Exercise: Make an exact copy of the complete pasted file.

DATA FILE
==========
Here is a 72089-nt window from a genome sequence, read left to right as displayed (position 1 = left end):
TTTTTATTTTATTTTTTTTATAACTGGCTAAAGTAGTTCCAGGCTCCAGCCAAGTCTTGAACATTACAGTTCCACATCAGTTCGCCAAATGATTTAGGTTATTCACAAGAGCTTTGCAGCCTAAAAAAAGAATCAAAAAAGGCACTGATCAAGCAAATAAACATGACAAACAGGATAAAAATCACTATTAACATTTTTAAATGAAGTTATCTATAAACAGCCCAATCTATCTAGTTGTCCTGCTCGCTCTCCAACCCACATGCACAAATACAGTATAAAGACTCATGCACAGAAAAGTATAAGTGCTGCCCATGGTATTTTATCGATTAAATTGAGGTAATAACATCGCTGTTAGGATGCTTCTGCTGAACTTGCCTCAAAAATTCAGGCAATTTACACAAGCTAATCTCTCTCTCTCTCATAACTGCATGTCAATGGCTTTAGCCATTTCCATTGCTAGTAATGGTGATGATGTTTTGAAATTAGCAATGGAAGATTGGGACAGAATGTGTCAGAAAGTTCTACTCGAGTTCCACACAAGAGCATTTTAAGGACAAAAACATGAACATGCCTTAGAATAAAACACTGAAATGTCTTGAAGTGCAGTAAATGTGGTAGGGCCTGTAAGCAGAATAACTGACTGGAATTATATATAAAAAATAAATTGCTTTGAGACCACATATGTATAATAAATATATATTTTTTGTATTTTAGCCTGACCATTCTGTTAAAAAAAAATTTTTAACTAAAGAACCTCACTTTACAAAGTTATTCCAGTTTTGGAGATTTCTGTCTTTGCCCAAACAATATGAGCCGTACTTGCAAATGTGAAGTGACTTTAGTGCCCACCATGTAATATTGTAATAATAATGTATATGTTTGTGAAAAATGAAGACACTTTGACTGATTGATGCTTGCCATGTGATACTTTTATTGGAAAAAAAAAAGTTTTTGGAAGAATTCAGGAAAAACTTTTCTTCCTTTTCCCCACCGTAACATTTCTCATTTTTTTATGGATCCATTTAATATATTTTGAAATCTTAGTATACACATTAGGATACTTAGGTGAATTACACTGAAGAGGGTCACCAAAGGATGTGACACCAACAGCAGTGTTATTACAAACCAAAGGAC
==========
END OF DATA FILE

Here is a 72089-nt window from a genome sequence, read left to right as displayed (position 1 = left end):
TTTTTATTTTATTTTTTTTATAACTGGCTAAAGTAGTTCCAGGCTCCAGCCAAGTCTTGAACATTACAGTTCCACATCAGTTCGCCAAATGATTTAGGTTATTCACAAGAGCTTTGCAGCCTAAAAAAAGAATCAAAAAAGGCACTGATCAAGCAAATAAACATGACAAACAGGATAAAAATCACTATTAACATTTTTAAATGAAGTTATCTATAAACAGCCCAATCTATCTAGTTGTCCTGCTCGCTCTCCAACCCACATGCACAAATACAGTATAAAGACTCATGCACAGAAAAGTATAAGTGCTGCCCATGGTATTTTATCGATTAAATTGAGGTAATAACATCGCTGTTAGGATGCTTCTGCTGAACTTGCCTCAAAAATTCAGGCAATTTACACAAGCTAATCTCTCTCTCTCTCATAACTGCATGTCAATGGCTTTAGCCATTTCCATTGCTAGTAATGGTGATGATGTTTTGAAATTAGCAATGGAAGATTGGGACAGAATGTGTCAGAAAGTTCTACTCGAGTTCCACACAAGAGCATTTTAAGGACAAAAACATGAACATGCCTTAGAATAAAACACTGAAATGTCTTGAAGTGCAGTAAATGTGGTAGGGCCTGTAAGCAGAATAACTGACTGGAATTATATATAAAAAATAAATTGCTTTGAGACCACATATGTATAATAAATATATATTTTTTGTATTTTAGCCTGACCATTCTGTTAAAAAAAAATTTTTAACTAAAGAACCTCACTTTACAAAGTTATTCCAGTTTTGGAGATTTCTGTCTTTGCCCAAACAATATGAGCCGTACTTGCAAATGTGAAGTGACTTTAGTGCCCACCATGTAATATTGTAATAATAATGTATATGTTTGTGAAAAATGAAGACACTTTGACTGATTGATGCTTGCCATGTGATACTTTTATTGGAAAAAAAAAAGTTTTTGGAAGAATTCAGGAAAAACTTTTCTTCCTTTTCCCCACCGTAACATTTCTCATTTTTTTATGGATCCATTTAATATATTTTGAAATCTTAGTATACACATTAGGATACTTAGGTGAATTACACTGAAGAGGGTCACCAAAGGATGTGACACCAACAGCAGTGTTATTACAAACCAAAGGAC